party. The town was burned to the ground on Wednesday night by the order of Gen. Magruder. The expedition for its destruction was composed of the Mecklenburg Cavalry, Captain Goode, Old Dominion Dragoons, Captain Phillips, York Rangers, Captain Sinclair, Warwick Beauregards, Captain Custis, and six companies of the Fourteenth Virginia regiment, the whole force being under the command of Col. James J. Hodges, of the Fourteenth. The town was most effectually fired. But a single house was left standing. The village church was intended to be spared, but caught fire accidentally, and was consumed to the ground. Many of the members of the companies were citizens of Hampton, and set fire to their own houses — among others, Captain Sinclair fired his own home. In the early part of the night, about 11 o'clock, a skirmish took place at the bridge, between a small detachment of our forces, composed of Capts. Young and Leftridge's companies, and a German regiment on the other side. Th
William Tecumseh Sherman, Memoirs of General William T. Sherman ., volume 1, Chapter 1: early recollections of California. 1846-1848. (search)
ncamped, some going and some coming, all full of gold-stories, and each surpassing the other. We found preparations in progress for celebrating the Fourth of July, then close at hand, and we agreed to remain over to assist on the occasion; of course, being the high officials, we were the honored guests. People came from a great distance to attend this celebration of the Fourth of July, and the tables were laid in the large room inside the storehouse of the fort. A man of some note, named Sinclair, presided, and after a substantial meal and a reasonable supply of aguardiente we began the toasts. All that I remember is that Folsom and I spoke for our party; others, Captain Sutter included, made speeches, and before the celebration was over Sutter was enthusiastic, and many others showed the effects of the aguardiente. The next day (namely, July 5, 1848) we resumed our journey toward the mines, and, in twenty-five miles of as hot and dusty a ride as possible, we reached Mormon Island.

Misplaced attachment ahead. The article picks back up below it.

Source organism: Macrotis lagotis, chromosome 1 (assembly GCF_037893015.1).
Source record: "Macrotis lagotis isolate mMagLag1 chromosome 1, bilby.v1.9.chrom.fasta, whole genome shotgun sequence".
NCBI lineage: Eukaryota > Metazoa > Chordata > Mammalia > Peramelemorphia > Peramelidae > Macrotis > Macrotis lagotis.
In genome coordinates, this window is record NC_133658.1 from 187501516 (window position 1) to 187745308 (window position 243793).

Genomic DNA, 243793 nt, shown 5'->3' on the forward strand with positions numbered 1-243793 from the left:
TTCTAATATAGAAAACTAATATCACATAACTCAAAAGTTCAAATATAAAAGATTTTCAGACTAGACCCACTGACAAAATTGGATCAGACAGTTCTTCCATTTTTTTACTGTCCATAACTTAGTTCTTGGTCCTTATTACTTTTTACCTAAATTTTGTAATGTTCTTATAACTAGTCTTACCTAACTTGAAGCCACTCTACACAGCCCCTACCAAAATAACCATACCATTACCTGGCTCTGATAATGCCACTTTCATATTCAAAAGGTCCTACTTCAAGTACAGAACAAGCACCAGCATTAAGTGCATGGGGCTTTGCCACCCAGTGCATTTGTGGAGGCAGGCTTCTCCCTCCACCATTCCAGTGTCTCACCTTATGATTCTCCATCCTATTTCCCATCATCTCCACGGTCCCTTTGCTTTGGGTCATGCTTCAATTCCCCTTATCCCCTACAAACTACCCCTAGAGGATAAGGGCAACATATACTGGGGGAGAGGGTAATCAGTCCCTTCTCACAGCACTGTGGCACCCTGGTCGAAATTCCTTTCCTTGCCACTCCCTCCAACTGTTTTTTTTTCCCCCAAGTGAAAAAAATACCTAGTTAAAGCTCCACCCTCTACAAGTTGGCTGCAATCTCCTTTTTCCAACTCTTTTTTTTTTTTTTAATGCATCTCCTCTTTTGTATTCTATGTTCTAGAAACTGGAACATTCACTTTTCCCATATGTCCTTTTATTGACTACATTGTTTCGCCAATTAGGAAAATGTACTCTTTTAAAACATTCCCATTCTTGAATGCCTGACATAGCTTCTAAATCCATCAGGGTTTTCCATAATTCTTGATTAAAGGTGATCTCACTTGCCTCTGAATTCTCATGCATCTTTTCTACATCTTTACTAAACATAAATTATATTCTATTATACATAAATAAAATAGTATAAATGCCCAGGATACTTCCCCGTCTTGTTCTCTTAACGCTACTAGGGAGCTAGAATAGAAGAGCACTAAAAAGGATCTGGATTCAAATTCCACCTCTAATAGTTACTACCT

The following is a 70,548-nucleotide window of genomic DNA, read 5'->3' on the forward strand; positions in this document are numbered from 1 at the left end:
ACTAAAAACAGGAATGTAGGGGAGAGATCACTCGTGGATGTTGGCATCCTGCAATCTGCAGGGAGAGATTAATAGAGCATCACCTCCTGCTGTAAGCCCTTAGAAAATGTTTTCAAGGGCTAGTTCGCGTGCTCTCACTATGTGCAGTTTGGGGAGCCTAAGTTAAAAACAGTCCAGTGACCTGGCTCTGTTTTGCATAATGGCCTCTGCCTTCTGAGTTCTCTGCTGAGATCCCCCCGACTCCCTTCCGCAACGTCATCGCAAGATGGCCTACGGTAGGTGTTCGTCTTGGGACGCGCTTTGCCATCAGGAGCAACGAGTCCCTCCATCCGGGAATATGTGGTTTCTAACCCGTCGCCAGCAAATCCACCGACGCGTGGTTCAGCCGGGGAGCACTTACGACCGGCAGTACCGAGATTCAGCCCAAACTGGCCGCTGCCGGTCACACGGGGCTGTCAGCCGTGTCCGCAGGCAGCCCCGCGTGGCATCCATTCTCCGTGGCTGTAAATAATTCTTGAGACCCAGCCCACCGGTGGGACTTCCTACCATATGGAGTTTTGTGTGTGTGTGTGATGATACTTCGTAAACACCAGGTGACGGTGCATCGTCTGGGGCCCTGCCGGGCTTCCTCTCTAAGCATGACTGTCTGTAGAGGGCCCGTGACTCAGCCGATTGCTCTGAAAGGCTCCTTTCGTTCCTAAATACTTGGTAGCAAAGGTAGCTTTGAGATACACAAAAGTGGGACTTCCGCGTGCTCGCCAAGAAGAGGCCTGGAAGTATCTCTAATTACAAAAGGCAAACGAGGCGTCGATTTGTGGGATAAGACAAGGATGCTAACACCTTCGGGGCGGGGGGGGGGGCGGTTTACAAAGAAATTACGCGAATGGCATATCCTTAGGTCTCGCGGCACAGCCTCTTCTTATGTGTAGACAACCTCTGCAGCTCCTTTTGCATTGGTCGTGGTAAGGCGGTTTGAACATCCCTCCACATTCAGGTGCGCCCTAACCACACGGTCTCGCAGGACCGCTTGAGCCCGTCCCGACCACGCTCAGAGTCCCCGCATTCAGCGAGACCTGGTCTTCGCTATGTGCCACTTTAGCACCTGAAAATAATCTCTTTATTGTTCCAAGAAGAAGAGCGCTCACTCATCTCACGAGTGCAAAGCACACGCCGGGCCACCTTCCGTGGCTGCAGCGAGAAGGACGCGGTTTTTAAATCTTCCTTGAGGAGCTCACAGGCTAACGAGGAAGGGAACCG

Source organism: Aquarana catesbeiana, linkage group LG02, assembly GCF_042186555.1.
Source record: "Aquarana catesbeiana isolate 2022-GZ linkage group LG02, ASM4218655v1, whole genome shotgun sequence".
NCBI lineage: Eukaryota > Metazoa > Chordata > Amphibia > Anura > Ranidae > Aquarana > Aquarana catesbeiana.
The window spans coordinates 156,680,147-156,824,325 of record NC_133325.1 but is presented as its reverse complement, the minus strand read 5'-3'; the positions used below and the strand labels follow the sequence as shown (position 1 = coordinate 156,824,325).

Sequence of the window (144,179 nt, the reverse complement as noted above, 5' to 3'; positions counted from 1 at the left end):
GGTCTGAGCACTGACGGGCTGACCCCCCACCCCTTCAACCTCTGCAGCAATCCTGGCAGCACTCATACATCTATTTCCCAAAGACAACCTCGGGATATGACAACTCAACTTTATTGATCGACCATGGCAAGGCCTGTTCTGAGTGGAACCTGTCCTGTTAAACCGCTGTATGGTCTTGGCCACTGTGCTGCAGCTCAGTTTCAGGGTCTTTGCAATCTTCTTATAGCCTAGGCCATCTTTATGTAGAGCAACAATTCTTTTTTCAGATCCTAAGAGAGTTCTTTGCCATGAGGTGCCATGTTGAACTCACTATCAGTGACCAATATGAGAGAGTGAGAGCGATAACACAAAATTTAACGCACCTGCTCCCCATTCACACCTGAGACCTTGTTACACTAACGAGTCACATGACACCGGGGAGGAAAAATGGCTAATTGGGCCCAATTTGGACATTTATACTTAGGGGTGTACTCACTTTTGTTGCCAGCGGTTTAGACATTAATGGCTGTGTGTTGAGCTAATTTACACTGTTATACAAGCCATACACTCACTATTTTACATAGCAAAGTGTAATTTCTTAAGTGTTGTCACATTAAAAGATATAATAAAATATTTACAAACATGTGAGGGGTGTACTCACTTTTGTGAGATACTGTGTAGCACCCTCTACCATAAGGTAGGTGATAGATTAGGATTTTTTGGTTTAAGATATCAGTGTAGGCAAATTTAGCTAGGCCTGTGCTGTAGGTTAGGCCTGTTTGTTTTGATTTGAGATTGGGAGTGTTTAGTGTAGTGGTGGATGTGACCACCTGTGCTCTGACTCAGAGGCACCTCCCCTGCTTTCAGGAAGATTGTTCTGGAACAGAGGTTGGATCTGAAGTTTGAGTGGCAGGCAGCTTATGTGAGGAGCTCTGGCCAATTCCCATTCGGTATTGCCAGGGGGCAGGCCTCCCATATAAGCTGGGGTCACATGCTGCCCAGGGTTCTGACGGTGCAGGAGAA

ers state that a number of men came on board at Cherbourg, and the night before the action boats were going to and fro, and in the morning strange men were seen, who were stationed as captains of the guns. Among these there was one lieutenant, (Sinclair,) who joined her in Cherbourg. The Alabama had been five days in preparation. She had taken in three hundred and fifty tons of coal, which brought her down in the water. The Kearsarge had only one hundred and twenty tons in; but as an offsed men, of either one hundred and forty-seven or one hundred and forty-nine; but what number joined her there I have no means of ascertaining. Several persons were prevented by the police at Cherbourg from going on board; but it appears that Mr. Sinclair (lieutenant) was one of those who succeeded in joining her. The rebel officers state their crew (officers and men) to have been about one hundred and fifty. I have no means of either falsifying or verifying these statements; but the Americ